Sequoyah Simermeyer, the Chairman of the National Indian Gaming Commission (NIGC), announced the departure of longtime NIGC General Counsel Michael Hoenig, effective January 27. Hoenig, who joined the agency in 2006, served in various roles within the NIGC’s Office of General Counsel for 16 years and was the General Counsel for the last seven years.
Leadership and Contribution:
During his tenure, Hoenig played an instrumental role in helping the NIGC navigate the rapidly changing landscape of Indian gaming. From managing the expansion of sports betting to navigating compliance with multiple audits, Hoenig’s solution-driven approach helped institutionalize new practices in the General Counsel’s office. As a result, the NIGC’s legal team has grown to become one of the best in the agency’s history.
Simermeyer praised Hoenig’s leadership and contributions to the NIGC’s mission, stating, “Mike’s solution-driven approach helped to institutionalize a number of new practices in the General Counsel’s office. These improvements maximized the skills of legal staff and attorneys and have been important in attracting and building one of the best legal teams the Agency has ever had.”
Hoenig will be leaving the NIGC to work as Vice President and Associate General Counsel for Gaming at the San Manuel Band of Mission Indians. Reflecting on his tenure, Hoenig expressed appreciation for the hard work and dedication of his colleagues, fellow attorneys, and NIGC staff. He stated, “It is with mixed emotions that I depart NIGC. I am sincerely grateful to have been privileged enough to get to serve with the amazing staff to advance the mission and purposes of the Indian Gaming Regulatory Act – to protect Tribal gaming as one of the most important economic resources in Indian country. I look forward to continuing that mission from a slightly different perspective in this new role with the San Manuel Band of Mission Indians.”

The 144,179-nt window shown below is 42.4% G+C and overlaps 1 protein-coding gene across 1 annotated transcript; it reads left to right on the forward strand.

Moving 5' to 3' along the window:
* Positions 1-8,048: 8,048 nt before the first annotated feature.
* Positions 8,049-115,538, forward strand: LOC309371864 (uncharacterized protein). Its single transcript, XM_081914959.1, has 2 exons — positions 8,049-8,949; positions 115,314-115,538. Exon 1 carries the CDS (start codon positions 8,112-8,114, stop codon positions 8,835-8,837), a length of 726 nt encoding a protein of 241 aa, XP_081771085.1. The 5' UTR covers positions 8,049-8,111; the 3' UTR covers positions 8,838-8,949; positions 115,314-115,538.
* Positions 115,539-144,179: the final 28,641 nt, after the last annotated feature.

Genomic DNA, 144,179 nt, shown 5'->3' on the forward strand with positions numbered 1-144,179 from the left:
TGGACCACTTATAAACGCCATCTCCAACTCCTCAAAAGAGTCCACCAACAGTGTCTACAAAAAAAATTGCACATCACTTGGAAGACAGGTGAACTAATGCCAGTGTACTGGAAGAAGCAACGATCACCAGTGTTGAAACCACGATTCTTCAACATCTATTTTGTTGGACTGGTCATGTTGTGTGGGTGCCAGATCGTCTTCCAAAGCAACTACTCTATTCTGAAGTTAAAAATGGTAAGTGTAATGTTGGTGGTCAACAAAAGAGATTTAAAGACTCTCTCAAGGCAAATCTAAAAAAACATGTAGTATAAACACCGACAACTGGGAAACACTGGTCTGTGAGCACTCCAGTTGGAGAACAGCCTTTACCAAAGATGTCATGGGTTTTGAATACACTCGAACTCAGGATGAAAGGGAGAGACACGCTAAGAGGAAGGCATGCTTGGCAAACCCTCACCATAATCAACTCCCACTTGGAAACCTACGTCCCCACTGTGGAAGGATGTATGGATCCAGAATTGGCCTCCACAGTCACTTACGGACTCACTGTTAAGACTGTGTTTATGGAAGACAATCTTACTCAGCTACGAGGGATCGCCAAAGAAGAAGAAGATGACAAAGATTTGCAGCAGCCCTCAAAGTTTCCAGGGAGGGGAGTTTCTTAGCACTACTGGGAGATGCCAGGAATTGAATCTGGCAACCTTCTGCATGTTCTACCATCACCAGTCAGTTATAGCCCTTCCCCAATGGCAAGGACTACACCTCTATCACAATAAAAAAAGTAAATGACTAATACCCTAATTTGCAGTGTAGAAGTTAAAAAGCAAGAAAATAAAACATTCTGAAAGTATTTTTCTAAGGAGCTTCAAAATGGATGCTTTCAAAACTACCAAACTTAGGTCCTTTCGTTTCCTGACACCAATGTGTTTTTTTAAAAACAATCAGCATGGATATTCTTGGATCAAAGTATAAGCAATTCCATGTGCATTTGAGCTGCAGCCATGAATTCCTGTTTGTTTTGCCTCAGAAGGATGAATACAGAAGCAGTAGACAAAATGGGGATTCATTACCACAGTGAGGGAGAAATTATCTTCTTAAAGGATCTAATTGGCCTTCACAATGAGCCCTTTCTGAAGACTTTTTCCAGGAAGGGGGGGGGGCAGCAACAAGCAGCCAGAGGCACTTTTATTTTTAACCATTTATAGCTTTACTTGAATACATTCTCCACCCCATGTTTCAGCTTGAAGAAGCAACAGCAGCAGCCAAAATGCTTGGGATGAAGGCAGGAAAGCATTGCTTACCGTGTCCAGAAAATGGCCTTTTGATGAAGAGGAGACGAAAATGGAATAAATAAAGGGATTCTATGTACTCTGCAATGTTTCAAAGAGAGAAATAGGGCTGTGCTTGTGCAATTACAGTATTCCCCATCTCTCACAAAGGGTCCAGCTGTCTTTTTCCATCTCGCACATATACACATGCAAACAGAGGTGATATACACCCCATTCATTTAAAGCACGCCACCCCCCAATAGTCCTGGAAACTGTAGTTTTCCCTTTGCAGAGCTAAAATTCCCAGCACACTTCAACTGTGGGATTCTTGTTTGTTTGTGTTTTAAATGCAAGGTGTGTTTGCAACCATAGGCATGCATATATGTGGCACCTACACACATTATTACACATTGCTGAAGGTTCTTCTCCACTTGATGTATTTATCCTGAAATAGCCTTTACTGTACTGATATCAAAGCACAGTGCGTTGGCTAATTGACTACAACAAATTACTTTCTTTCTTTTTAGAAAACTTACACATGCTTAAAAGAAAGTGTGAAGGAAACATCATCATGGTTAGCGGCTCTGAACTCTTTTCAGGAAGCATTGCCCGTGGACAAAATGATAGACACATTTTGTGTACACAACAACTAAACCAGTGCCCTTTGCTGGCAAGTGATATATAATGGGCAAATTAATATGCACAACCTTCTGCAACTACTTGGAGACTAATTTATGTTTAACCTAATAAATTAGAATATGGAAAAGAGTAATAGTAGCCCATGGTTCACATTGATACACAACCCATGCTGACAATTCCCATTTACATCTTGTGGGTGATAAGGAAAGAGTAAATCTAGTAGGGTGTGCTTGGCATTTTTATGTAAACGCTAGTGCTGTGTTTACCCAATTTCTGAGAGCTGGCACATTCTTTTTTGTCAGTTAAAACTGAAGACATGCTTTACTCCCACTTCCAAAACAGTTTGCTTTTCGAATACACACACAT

Simermeyer has appointed Rea Cisneros (Anishinaabe – Lac Courte Oreilles) as the acting General Counsel. Esther Dittler (Six Nations – Mohawk) will serve as an Agency acting Associate General Counsel, joining Sharon Avery (Anishinaabe – Saginaw Chippewa).
In conclusion, Michael Hoenig’s departure from the National Indian Gaming Commission marks the end of a 16-year tenure during which he played a vital role in the agency’s efforts to protect and grow Indian gaming. His contributions will be greatly missed, and we wish him the best in his new role at the San Manuel Band of Mission Indians.
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